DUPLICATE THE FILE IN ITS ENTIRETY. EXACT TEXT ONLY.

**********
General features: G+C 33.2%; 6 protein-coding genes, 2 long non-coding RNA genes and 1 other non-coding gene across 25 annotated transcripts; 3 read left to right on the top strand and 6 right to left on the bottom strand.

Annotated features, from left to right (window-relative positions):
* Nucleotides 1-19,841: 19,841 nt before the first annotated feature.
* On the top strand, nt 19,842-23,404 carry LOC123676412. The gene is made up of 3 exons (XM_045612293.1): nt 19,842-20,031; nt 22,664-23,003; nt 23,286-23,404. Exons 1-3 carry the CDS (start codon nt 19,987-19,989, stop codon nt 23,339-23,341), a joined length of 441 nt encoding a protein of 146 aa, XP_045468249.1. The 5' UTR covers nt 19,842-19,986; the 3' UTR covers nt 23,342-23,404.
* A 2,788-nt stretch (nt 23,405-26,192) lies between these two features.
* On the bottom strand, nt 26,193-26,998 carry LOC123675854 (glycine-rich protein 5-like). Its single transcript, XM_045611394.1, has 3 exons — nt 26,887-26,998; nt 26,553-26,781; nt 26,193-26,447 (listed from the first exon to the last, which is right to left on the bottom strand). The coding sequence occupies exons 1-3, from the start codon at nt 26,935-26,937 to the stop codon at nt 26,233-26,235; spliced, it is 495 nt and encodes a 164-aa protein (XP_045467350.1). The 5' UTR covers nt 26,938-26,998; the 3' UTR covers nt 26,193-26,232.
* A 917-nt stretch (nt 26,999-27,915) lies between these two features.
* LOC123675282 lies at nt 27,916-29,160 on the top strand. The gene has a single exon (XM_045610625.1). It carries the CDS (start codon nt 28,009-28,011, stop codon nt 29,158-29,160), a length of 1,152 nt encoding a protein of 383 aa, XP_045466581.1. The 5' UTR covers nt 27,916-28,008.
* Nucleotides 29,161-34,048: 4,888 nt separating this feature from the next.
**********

General features: G+C 33.2%; 6 protein-coding genes, 2 long non-coding RNA genes and 1 other non-coding gene across 25 annotated transcripts; 3 read left to right on the top strand and 6 right to left on the bottom strand.

Annotated features, from left to right (window-relative positions):
* Nucleotides 1-19,841: 19,841 nt before the first annotated feature.
* On the top strand, nt 19,842-23,404 carry LOC123676412. The gene is made up of 3 exons (XM_045612293.1): nt 19,842-20,031; nt 22,664-23,003; nt 23,286-23,404. Exons 1-3 carry the CDS (start codon nt 19,987-19,989, stop codon nt 23,339-23,341), a joined length of 441 nt encoding a protein of 146 aa, XP_045468249.1. The 5' UTR covers nt 19,842-19,986; the 3' UTR covers nt 23,342-23,404.
* A 2,788-nt stretch (nt 23,405-26,192) lies between these two features.
* On the bottom strand, nt 26,193-26,998 carry LOC123675854 (glycine-rich protein 5-like). Its single transcript, XM_045611394.1, has 3 exons — nt 26,887-26,998; nt 26,553-26,781; nt 26,193-26,447 (listed from the first exon to the last, which is right to left on the bottom strand). The coding sequence occupies exons 1-3, from the start codon at nt 26,935-26,937 to the stop codon at nt 26,233-26,235; spliced, it is 495 nt and encodes a 164-aa protein (XP_045467350.1). The 5' UTR covers nt 26,938-26,998; the 3' UTR covers nt 26,193-26,232.
* A 917-nt stretch (nt 26,999-27,915) lies between these two features.
* LOC123675282 lies at nt 27,916-29,160 on the top strand. The gene has a single exon (XM_045610625.1). It carries the CDS (start codon nt 28,009-28,011, stop codon nt 29,158-29,160), a length of 1,152 nt encoding a protein of 383 aa, XP_045466581.1. The 5' UTR covers nt 27,916-28,008.
* Nucleotides 29,161-34,048: 4,888 nt separating this feature from the next.